This past weekend I talked with Genette (our oldest in VA) and Bryon (our son and middle child) on the phone. Carmen (our youngest here in the city) invited my husband and me to her house for dinner. It was lovely.

I certainly want to spend more time with all of them. But they all have full lives and distance certainly plays a part in that. Phone calls help, but it is nothing like putting your arms around a child you love.

Mother’s Day is one day a year, but if you have a child, you are a mom every day of the year. Although they are adults creating their own homes, making their own decisions, and providing for themselves, you are the one that holds the memories and the stories of rocking them to sleep, making mud pies in the rain, and singing silly songs in the doctor’s office.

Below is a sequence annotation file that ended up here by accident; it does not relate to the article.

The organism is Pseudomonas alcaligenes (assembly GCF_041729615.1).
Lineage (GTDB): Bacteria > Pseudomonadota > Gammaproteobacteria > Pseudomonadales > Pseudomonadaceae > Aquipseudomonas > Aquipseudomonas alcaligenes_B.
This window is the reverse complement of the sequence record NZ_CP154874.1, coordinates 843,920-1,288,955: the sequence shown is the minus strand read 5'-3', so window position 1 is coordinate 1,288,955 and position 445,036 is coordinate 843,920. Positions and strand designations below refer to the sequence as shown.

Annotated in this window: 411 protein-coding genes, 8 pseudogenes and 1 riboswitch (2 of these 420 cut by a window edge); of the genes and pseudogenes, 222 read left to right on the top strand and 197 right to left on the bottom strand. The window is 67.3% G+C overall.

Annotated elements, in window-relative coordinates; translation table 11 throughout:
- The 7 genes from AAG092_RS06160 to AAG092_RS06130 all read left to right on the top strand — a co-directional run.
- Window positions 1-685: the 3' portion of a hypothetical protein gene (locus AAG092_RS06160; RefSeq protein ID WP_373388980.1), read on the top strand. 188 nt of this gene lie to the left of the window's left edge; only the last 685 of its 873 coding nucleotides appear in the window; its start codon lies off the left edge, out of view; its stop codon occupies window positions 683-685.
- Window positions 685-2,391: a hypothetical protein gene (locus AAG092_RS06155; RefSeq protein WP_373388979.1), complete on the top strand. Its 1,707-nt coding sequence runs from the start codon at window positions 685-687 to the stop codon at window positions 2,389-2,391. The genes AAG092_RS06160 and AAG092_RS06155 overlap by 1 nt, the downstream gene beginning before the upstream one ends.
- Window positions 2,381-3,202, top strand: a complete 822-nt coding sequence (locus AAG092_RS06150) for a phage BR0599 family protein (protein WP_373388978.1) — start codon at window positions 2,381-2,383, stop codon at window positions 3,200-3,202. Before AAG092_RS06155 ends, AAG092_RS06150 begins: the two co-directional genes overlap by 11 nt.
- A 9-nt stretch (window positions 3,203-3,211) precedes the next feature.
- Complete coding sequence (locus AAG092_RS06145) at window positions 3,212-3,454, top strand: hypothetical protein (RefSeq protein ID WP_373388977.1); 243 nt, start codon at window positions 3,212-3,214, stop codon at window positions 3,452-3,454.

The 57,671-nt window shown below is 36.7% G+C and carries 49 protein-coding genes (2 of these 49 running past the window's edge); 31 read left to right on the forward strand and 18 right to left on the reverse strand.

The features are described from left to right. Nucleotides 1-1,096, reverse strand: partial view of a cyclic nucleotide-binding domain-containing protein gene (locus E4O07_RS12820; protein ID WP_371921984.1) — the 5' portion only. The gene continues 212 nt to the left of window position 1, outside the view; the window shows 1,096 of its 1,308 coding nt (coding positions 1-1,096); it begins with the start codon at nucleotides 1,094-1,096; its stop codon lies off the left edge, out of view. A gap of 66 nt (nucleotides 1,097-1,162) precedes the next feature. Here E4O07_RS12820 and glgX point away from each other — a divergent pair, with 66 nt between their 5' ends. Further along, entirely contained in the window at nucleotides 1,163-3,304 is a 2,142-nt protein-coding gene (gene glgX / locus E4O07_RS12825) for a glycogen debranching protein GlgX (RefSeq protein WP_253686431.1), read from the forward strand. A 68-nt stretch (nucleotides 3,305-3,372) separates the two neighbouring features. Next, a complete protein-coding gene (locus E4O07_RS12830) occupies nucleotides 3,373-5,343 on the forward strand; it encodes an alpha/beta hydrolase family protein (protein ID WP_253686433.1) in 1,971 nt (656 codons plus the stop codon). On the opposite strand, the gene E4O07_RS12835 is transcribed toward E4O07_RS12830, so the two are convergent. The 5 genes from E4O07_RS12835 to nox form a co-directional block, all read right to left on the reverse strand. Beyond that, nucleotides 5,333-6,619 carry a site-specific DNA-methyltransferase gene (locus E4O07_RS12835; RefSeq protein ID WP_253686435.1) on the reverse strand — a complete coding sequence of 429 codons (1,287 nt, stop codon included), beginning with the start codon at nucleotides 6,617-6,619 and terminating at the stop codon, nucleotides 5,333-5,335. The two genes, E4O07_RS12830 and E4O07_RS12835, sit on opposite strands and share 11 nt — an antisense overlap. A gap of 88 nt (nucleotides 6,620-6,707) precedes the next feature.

M-O-M: We get through with our Moments of Memories, don’t we? Those memories make us laugh and cry, long for the past and look forward to the future.

A note to my kids:

Genette, Bryon, and Carmen, I love you all with my whole heart. I cannot tell you how proud I am of your endurance and love for each other. You are the best part of me. I am blessed to be your Mom, and the joy you have brought to my life is immeasurable. For all the ups and downs, the ins and outs, the trips to the emergency room and the challenges, it was all worth it because you are the ones that make the memories worth keeping. I love you all because you are you. By the way, G, B, and C the door is always open— come by anytime you have a place here. You and the ones you love are welcome. I love and treasure all three, no, all five of you.

Love you forever and a day,

Mom

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An Unplanned Journey

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An Unplanned Journey